Findings show roluperidone increases release and gene expression of BDNF, as well as release of GDNF
Data presented at 2019 Congress of the Schizophrenia International Research Society
WALTHAM, Mass., April 11, 2019 (GLOBE NEWSWIRE) – Minerva Neurosciences, Inc. (NASDAQ: NERV), a clinical-stage biopharmaceutical company focused on the development of therapies to treat central nervous system (CNS) disorders, today announced the presentation of a poster at the 2019 Congress of the Schizophrenia International Research Society in Orlando, Florida entitled Roluperidone increases in-vitro Brain-Derived Neurotrophic Factor (BDNF) release: a possible mechanistic role in negative symptoms?
Findings to be presented in Poster #T145 during Poster Session 1 on April 11, 2019, 12:00 p.m. – 2:00 p.m., demonstrate that administration of roluperidone significantly increased BDNF release by astrocytes and hippocampal neurons obtained from the cerebral cortex of newborn rats, as well as the release of GDNF (Glial cell derived neurotrophic factor) in cultured astrocytes. Furthermore, data showed that roluperidone enhanced BDNF gene expression at drug concentrations similar to those observed in humans at tested doses.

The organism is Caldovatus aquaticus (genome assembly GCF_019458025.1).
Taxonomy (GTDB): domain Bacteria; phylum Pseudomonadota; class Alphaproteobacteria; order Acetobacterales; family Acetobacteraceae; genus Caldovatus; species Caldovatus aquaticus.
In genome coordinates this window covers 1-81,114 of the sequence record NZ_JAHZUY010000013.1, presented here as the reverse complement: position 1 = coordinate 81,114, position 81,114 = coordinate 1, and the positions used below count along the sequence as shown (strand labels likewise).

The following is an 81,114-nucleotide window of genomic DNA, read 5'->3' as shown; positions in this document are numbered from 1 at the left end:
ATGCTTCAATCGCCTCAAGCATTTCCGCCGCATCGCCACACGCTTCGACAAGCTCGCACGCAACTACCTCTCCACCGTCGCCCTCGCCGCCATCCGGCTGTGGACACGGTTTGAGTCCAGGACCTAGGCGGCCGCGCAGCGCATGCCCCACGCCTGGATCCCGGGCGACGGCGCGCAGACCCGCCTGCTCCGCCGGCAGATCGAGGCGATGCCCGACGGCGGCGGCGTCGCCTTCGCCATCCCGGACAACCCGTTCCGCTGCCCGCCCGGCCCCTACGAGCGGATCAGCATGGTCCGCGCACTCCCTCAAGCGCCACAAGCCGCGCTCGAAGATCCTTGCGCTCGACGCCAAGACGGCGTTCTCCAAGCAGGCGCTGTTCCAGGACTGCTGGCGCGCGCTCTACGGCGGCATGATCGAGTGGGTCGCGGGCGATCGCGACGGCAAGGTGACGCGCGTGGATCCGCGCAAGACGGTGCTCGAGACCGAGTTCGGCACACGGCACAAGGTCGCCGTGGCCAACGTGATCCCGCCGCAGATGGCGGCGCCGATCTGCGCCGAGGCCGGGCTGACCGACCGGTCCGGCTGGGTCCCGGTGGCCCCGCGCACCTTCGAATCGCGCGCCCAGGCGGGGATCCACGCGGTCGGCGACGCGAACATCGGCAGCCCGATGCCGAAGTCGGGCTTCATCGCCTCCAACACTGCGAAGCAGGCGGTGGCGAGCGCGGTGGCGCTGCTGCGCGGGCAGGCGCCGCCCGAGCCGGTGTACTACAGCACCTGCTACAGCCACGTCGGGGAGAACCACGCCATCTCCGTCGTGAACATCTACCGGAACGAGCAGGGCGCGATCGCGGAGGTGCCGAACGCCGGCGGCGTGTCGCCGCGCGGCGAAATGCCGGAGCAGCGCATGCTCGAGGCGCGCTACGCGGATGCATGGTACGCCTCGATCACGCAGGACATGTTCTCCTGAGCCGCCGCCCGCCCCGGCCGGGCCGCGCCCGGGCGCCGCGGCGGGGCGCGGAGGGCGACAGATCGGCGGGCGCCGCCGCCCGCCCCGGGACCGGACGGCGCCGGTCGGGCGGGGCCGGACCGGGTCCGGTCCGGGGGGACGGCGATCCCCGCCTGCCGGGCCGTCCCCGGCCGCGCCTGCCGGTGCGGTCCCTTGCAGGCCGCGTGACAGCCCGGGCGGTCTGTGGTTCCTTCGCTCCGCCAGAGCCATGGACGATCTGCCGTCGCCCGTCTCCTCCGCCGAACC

Based on these results, researchers suggested that the effect of roluperidone on BDNF and GDNF may indicate the potential of this investigational compound for disease modification and improved neuroplasticity, in addition to its observed effects on the sigma2 and serotoninergic 5-HT2A neurotransmitter pathways.
BDNF is a member of a family of proteins called neurotrophins that plays an important role in the formation and function of neural connections. BDNF is the most widely distributed neurotrophin in the brain and has been associated with neurogenesis, neuroplasticity, neuroprotection, synapse regulation, learning, and memory.1 Its involvement in schizophrenia has also been described.2 GDNF is another neurotrophin that is known to promote the survival of different types of brain cells and has been shown to be essential for the maintenance and survival of dopamine neurons.3